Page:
My daughter came down with an upper respiratory infection. Kids get sick. I didn’t think much of it. Then I got sick. Asthma attacks, sinus infection, ear infections. It wouldn’t go away. It lasted weeks. I continued to ask about the unit next door.
I finally received an email back from the management company. “We entered the unit”, the email said.
“What did you find?”
I showed up at our monthly board meeting a week later. My agenda item was at the end.
The management company spoke first.
“We weren’t sure who owned the unit and that’s why it took us so long to figure out what to do. We (the board) entered the unit last week and it’s not safe for you and your daughter to be there anymore. The unit was covered in mold.”
My head was spinning. Not know who owned the unit? Not sure how to handle it? You knew last week and I’m sitting here today just hearing about this?
“There are pictures, but they are so bad you probably don’t want to see them,” said a board member.
We got out that night. I alerted the neighbors in my four-plex of the findings.
Then the phone calls started. Within 2 calls, I knew who owned the unit. James B Nutter took possession of the property in June. I called them repeatedly explaining how bad the situation was. We had been sick and weren’t able to live there. What were they going to do to help us?
I called Johnson County – emergency management, the health department, the environmental department. There are no mold standards so nothing they can do to help.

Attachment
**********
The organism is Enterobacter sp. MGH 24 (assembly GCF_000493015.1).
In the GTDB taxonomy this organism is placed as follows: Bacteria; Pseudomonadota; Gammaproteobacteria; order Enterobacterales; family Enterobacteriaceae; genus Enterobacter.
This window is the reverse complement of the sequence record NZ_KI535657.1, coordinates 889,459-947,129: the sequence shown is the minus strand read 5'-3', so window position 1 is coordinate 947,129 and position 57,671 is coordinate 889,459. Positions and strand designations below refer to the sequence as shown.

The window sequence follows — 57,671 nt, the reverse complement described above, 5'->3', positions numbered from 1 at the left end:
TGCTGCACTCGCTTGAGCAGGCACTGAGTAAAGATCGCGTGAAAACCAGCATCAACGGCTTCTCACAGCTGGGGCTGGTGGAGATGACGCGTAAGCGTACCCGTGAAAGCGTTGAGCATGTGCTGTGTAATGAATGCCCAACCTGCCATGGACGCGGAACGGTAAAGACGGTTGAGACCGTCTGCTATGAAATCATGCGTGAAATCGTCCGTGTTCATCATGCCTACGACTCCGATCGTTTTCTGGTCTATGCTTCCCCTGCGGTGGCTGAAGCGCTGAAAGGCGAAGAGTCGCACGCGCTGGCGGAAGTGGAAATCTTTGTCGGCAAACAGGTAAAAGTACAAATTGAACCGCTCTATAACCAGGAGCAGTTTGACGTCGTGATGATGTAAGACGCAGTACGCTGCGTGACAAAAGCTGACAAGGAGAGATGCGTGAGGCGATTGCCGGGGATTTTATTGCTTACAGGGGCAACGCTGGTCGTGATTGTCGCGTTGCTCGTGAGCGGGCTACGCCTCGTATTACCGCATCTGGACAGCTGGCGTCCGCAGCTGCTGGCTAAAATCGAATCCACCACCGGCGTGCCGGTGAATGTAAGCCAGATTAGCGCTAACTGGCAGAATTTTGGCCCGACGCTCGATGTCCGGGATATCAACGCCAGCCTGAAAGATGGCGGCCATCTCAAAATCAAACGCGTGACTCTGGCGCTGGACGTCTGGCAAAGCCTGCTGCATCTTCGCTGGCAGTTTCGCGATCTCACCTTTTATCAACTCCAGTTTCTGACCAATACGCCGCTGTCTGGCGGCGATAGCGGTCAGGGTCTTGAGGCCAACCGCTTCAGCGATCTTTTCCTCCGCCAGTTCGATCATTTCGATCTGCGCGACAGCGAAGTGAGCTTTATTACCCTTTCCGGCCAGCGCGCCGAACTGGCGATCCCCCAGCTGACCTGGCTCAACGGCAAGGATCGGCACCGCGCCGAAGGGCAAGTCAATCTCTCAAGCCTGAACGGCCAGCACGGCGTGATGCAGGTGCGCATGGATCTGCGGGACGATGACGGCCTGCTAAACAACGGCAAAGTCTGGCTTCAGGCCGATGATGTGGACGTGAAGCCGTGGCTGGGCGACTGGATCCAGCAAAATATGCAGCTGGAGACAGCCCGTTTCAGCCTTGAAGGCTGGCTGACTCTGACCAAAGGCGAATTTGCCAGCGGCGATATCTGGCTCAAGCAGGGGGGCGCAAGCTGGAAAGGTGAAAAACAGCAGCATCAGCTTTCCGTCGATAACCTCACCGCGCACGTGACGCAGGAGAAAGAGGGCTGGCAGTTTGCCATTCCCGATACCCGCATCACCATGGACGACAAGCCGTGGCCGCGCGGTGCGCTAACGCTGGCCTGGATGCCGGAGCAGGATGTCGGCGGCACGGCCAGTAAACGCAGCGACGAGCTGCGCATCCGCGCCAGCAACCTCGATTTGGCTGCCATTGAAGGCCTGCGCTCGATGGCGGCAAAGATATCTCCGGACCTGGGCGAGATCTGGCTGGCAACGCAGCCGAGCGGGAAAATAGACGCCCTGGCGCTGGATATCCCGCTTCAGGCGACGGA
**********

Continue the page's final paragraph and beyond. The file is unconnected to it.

Multiple calls and emails with Johnson County Wastewater. Why did their sewer system back up into our basements? Did we qualify for a back up prevention unit to help prevent this in the future? After assessments, it turns out we do not. It’s a four-plex unit and they told me that they can’t install a back up unit because units are on one sewer line. I have a sewer ejection pump that was installed in 2005 by JOCO Wastewater as an alternative. I wasn’t aware of this. I replaced it last year for $1500. It was fully functional. It could not keep up with the sewer water. According to JOCO Wastewater, that is my issue not theirs. My issue? I had the sewer line assessed. It’s clear to the county line. It’s still my issue according to Johnson County even though Indian Creek overflowed into their sewer system and backed up into our condo. The damage claim I submitted was denied.
Same issue, different month – August. Inches and inches of rain fell. Indian Creek overflows. All of our drains back up into our unit. Again, working ejection pump and sump pump and it couldn’t keep up with the water. Clean up begins immediately. This time it’s easier because I had gotten almost everything off the floor for fear this would happen another time. Again, I reach out to the management company and James B Nutter saying how concerned I was about the vacant unit. Again, nothing.